- Surgical risk factors include prior pelvic surgery, history of pelvic inflammatory disease, pelvic malignancy, endometriosis, infection, diabetes, and anatomic distortion.
- Conservative therapy should be reserved for simple fistulae that are less than 1 cm in size, diagnosed within 7 days of the index surgery, lacking associated carcinoma or radiation, and subject to at least 4 weeks of constant bladder drainage.
- In surgical repair, the Latzko partial colpocleisis or fistulectomy with flap-splitting closure is preferred.
Recent advances have improved the success of vesicovaginal fistula (VVF) repair—a challenge that can test even the most experienced gynecologic surgeon. For example, it now is apparent that some small uncomplicated fistulae respond to conservative treatment. Further, in selected cases, laparoscopic repair can eliminate the need for complicated laparotomy.
In addition, timing of fistula repair no longer requires long periods of observation, and good surgical technique for identifying and repairing bladder injuries at the time of the index surgery can often prevent the development or reduce the severity of VVF.
Vesicovaginal fistula is the most common type of urogenital fistula. Presentation and prognosis vary, depending on location and size of the defect, as well as coexisting factors such as tissue devascularization and previous radiation. However, surgical repair is associated with a high cure rate if it is performed by an experienced surgeon.
Most US cases follow gynecologic surgery
Vesicovaginal fistula was first documented in the mummified remains of Egyptian Queen Henhenit (11th Dynasty, 2050 BC), which were examined in 1923 by Derry.1 Although the exact incidence of VVF in the United States is unknown, the primary cause is gynecologic surgery, especially hysterectomy. The defect is estimated to occur in 0.01% to 0.04% of gynecologic procedures.
A study of 303 women with genitourinary fistula found that the defect was related to gynecologic surgery in 82% of cases, obstetric events in 8%, radiation therapy in 6%, and trauma or fulguration in 4%.2 Rare causes of VVF include lymphogranuloma venereum, tuberculosis, syphilis, bladder stones, and a retained foreign body in the vagina. In rare instances, spontaneous vesicouterine fistulae were reported following uncomplicated vaginal birth after cesarean section.3
Gynecologic surgery may lead to VVF due to extensive dissection between the bladder and the uterus, unrecognized bladder laceration, inappropriate stitch placement, and/or devascularization injury to the tissue planes. Concurrent ureteric involvement has been reported in as many as 10% to 15% of vesicovaginal fistula cases.
In developing countries, vesicovaginal fistulae are far more common and generally related to obstetric factors such as obstructed labor (due to unattended deliveries), small pelvic dimensions, malpresentation, poor uterine contractions, and introital stenosis.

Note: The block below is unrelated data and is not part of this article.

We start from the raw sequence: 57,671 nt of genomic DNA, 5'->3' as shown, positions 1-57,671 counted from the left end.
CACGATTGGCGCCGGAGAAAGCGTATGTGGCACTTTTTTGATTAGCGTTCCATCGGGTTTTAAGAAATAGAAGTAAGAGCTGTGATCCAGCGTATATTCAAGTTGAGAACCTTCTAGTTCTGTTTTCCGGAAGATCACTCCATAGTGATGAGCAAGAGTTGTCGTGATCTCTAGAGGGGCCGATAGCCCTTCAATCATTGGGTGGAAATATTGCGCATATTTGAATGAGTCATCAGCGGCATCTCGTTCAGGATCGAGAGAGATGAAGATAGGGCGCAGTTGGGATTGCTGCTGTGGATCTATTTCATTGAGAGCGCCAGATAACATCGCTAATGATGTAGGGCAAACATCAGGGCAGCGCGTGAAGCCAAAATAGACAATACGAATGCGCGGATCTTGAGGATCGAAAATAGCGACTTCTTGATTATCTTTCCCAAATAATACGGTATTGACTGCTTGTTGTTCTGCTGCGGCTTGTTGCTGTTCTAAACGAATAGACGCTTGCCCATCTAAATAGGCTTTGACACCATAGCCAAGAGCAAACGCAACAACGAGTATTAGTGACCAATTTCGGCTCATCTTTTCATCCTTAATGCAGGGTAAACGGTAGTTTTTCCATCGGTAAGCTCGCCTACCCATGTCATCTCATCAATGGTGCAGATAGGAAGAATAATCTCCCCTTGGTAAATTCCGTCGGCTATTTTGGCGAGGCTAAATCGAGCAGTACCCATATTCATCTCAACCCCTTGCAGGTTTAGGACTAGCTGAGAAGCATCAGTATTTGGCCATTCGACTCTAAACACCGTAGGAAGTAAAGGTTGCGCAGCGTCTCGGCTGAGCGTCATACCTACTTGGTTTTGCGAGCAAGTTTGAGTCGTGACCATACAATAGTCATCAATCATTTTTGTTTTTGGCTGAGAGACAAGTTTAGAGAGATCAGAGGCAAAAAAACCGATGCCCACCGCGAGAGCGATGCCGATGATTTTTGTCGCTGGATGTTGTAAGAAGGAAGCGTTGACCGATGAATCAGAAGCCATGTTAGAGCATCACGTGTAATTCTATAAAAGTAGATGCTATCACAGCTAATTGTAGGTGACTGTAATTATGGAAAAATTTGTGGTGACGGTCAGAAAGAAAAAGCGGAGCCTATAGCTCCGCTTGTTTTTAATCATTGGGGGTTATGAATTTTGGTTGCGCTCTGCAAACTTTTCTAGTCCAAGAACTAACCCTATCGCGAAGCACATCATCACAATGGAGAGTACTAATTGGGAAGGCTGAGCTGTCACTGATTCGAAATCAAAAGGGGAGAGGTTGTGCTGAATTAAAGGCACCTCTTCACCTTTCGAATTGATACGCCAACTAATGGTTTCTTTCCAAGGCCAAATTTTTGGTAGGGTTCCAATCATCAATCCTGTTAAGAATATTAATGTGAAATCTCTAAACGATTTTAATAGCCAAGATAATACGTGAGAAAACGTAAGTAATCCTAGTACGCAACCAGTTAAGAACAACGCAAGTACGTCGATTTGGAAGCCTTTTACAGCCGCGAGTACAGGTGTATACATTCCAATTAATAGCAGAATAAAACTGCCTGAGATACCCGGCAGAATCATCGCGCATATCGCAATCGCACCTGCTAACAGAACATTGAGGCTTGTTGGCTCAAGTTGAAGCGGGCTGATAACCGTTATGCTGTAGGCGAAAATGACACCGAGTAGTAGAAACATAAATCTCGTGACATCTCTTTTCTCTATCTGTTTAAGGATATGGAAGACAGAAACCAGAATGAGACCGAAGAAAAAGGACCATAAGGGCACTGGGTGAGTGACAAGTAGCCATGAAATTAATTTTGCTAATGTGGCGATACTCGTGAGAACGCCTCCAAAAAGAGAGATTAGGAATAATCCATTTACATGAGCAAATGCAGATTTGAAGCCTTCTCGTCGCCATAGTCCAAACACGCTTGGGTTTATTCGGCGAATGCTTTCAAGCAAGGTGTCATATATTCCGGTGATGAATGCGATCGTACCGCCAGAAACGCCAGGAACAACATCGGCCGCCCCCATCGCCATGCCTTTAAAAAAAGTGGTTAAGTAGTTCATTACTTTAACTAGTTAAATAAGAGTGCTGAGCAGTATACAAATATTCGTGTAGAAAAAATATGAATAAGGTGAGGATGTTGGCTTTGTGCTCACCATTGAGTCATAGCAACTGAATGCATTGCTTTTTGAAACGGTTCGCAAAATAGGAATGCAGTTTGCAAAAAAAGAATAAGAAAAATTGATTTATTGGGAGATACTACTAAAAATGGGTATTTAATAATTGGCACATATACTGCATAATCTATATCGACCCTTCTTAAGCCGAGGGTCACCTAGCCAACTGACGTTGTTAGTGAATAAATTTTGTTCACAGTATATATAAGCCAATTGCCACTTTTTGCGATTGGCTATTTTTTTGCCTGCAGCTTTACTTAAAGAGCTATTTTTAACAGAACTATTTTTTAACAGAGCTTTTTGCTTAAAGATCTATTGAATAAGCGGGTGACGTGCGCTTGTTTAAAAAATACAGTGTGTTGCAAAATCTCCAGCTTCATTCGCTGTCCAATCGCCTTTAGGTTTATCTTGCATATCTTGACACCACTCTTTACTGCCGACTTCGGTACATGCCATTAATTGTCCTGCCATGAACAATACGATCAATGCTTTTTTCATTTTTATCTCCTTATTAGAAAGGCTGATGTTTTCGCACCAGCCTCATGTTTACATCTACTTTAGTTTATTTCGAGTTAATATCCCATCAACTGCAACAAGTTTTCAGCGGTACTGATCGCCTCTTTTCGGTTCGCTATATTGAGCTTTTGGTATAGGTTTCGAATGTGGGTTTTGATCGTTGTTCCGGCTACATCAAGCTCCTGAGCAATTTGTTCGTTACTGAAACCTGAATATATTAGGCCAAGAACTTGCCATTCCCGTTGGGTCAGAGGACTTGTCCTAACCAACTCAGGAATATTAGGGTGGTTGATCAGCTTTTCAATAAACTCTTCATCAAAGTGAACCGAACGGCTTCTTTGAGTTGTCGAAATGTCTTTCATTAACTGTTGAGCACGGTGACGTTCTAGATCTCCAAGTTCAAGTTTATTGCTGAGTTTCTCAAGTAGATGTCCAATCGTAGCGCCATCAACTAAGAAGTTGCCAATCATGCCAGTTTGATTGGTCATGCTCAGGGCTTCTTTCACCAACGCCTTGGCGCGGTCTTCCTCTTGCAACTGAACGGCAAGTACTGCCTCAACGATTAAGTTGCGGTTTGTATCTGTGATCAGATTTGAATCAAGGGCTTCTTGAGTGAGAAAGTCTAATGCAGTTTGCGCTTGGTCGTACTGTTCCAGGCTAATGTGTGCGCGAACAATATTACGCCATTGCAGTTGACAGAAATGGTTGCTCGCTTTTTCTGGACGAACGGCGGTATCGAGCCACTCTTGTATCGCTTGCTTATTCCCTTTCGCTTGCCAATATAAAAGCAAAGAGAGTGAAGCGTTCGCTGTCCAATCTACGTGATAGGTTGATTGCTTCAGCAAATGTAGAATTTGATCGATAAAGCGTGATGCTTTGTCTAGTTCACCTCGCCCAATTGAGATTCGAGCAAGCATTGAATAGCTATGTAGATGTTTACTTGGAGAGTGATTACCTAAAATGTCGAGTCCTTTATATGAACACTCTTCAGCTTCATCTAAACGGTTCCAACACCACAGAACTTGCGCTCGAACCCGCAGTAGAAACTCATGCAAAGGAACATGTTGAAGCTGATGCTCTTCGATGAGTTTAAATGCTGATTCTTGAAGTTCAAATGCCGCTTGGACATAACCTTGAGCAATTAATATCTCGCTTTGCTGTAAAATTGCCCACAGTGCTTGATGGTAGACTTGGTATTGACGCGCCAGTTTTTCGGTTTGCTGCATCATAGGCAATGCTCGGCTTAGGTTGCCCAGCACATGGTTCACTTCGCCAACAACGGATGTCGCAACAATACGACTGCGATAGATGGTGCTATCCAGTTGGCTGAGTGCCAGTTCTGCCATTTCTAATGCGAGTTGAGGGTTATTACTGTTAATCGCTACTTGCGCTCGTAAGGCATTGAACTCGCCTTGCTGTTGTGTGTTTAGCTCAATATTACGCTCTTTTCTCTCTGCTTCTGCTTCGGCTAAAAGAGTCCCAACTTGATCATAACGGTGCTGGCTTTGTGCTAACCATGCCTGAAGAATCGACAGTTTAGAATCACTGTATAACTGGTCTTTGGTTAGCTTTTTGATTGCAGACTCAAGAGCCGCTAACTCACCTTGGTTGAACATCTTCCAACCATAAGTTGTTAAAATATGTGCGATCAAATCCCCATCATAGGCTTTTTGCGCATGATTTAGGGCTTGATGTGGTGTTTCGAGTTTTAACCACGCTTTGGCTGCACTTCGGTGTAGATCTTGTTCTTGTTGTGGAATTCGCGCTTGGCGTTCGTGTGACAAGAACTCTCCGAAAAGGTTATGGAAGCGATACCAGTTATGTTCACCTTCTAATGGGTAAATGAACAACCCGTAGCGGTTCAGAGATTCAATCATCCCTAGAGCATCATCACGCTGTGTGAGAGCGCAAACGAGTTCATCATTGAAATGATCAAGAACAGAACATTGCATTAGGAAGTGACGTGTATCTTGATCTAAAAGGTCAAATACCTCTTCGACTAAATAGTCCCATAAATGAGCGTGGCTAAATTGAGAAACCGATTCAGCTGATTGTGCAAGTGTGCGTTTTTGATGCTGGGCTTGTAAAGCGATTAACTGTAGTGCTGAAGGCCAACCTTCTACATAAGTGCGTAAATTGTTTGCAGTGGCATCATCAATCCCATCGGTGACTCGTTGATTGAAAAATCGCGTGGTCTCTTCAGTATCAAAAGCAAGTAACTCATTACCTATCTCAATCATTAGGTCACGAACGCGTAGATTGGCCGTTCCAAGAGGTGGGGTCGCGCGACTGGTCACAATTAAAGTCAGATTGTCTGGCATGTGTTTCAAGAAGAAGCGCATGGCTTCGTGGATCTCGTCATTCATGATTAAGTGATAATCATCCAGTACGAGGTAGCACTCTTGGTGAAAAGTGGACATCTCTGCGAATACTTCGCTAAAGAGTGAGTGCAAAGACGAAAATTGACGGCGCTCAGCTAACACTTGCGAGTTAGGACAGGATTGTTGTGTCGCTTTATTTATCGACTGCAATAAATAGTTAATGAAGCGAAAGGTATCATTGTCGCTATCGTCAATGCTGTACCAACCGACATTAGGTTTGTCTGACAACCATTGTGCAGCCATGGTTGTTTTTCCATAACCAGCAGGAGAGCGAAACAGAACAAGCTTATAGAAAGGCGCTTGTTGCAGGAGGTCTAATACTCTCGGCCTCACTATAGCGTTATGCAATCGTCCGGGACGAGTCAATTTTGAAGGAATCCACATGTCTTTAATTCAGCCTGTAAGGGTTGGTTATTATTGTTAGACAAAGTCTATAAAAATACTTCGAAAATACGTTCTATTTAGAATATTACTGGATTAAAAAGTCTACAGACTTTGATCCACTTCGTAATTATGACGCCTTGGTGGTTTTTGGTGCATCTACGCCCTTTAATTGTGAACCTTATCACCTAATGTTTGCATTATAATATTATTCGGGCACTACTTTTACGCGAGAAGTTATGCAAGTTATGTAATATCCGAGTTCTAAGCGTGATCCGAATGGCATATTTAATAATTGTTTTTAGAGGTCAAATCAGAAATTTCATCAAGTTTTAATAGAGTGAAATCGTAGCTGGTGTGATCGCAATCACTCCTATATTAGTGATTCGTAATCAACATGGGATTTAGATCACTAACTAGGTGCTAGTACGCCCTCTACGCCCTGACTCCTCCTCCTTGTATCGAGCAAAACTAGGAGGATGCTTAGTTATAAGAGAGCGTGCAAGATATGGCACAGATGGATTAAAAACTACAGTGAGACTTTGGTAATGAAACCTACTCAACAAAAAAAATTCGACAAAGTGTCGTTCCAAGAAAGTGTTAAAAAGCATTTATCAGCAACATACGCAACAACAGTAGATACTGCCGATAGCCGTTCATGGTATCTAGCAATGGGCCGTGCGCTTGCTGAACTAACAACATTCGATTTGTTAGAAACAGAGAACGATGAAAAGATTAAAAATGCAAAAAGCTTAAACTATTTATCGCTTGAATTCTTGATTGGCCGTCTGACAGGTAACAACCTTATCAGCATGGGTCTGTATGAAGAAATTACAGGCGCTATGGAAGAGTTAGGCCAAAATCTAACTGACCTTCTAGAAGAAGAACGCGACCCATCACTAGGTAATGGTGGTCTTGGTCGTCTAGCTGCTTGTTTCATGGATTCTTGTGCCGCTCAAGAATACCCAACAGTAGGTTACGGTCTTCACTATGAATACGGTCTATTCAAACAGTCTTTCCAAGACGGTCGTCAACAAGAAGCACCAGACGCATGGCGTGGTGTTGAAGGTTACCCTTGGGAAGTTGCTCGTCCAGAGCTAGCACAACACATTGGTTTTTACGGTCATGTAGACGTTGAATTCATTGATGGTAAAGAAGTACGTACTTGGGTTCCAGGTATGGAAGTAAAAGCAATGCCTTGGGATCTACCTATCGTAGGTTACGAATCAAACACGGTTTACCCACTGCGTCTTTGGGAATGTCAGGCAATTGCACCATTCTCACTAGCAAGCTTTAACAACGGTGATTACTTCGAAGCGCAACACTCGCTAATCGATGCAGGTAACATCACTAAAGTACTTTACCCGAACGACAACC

Risk factors. Conditions that may predispose patients to VVF include prior pelvic surgery, a history of pelvic inflammatory disease, pelvic malignancy, endometriosis, infection, diabetes, and anatomic distortion. If these risk factors are present, the patient should be counseled accordingly prior to gynecologic surgery.
Correct classification crucial to surgical success
Proper classification of VVF can help the gynecologic surgeon plan operative intervention. Obstetric vesicovaginal fistulae usually are categorized according to their cause, complexity, and site of obstruction. In contrast, gynecologic fistulae are generally classified as simple or complicated (TABLE).
These levels may have important implications for the surgical approach and prognosis.4 For example, simple vesicovaginal fistulae are usually uncomplicated surgical cases with good prognosis. Complicated vesicovaginal fistulae, on the other hand, can challenge even highly practiced and skilled gynecologic surgeons and are associated with a high rate of recurrence.
Women typically present within specific intervals after the various antecedent events (pelvic surgery, childbirth, radiation therapy) with a primary complaint of constant, painless urinary incontinence. If the fistula is related to traumatic childbirth, most patients experience urine leakage within the first 24 to 48 hours. Following pelvic surgery, symptoms usually occur within the first 30 days. In contrast, radiation-induced fistulae develop over a much longer interval secondary to progressive devascularization necrosis, and may present 30 days to 30 years after the antecedent event.
Some patients report exacerbation during physical activities, which can sometimes lead to erroneous diagnosis of uncomplicated stress incontinence. If the fistula is small, intermittent leakage with increased bladder distention or physical activity may be noted.
Other patients may complain of vaginal discharge or hematuria.
If there is concurrent ureteric involvement, the patient may experience constitutional symptoms (such as fever, chills, and flank pain) or even gastrointestinal symptoms.
Physical findings. Any pooling of fluid in the vagina that is noted should be sent for analysis if the diagnosis is unclear. Next, perform a careful speculum exam that allows visualization of the entire anterior vaginal wall to identify the fistula tract (FIGURE 1). In many cases, the fistula is grossly visible.